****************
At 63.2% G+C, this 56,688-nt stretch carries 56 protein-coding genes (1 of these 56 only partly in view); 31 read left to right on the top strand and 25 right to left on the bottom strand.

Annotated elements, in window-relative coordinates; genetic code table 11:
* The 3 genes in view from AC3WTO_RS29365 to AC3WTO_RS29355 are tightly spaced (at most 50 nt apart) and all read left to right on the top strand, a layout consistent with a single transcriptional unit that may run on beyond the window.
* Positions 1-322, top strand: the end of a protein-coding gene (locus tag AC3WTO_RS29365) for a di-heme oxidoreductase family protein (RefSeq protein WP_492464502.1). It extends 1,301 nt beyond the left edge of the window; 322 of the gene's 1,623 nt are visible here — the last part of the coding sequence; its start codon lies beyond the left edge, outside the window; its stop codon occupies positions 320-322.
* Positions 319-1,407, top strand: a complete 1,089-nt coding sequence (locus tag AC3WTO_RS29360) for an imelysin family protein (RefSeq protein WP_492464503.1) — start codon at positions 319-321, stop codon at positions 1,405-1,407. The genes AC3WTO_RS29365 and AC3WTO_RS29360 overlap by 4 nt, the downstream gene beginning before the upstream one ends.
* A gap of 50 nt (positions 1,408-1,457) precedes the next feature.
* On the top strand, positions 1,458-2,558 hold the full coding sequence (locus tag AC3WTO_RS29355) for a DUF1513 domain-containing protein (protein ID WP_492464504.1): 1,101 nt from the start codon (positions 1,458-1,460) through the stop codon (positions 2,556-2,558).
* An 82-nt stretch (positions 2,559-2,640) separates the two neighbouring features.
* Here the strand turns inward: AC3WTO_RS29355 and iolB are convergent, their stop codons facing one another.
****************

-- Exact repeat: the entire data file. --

At 63.2% G+C, this 56,688-nt stretch carries 56 protein-coding genes (1 of these 56 only partly in view); 31 read left to right on the top strand and 25 right to left on the bottom strand.

Annotated elements, in window-relative coordinates; genetic code table 11:
* The 3 genes in view from AC3WTO_RS29365 to AC3WTO_RS29355 are tightly spaced (at most 50 nt apart) and all read left to right on the top strand, a layout consistent with a single transcriptional unit that may run on beyond the window.
* Positions 1-322, top strand: the end of a protein-coding gene (locus tag AC3WTO_RS29365) for a di-heme oxidoreductase family protein (RefSeq protein WP_492464502.1). It extends 1,301 nt beyond the left edge of the window; 322 of the gene's 1,623 nt are visible here — the last part of the coding sequence; its start codon lies beyond the left edge, outside the window; its stop codon occupies positions 320-322.
* Positions 319-1,407, top strand: a complete 1,089-nt coding sequence (locus tag AC3WTO_RS29360) for an imelysin family protein (RefSeq protein WP_492464503.1) — start codon at positions 319-321, stop codon at positions 1,405-1,407. The genes AC3WTO_RS29365 and AC3WTO_RS29360 overlap by 4 nt, the downstream gene beginning before the upstream one ends.
* A gap of 50 nt (positions 1,408-1,457) precedes the next feature.
* On the top strand, positions 1,458-2,558 hold the full coding sequence (locus tag AC3WTO_RS29355) for a DUF1513 domain-containing protein (protein ID WP_492464504.1): 1,101 nt from the start codon (positions 1,458-1,460) through the stop codon (positions 2,556-2,558).
* An 82-nt stretch (positions 2,559-2,640) separates the two neighbouring features.
* Here the strand turns inward: AC3WTO_RS29355 and iolB are convergent, their stop codons facing one another.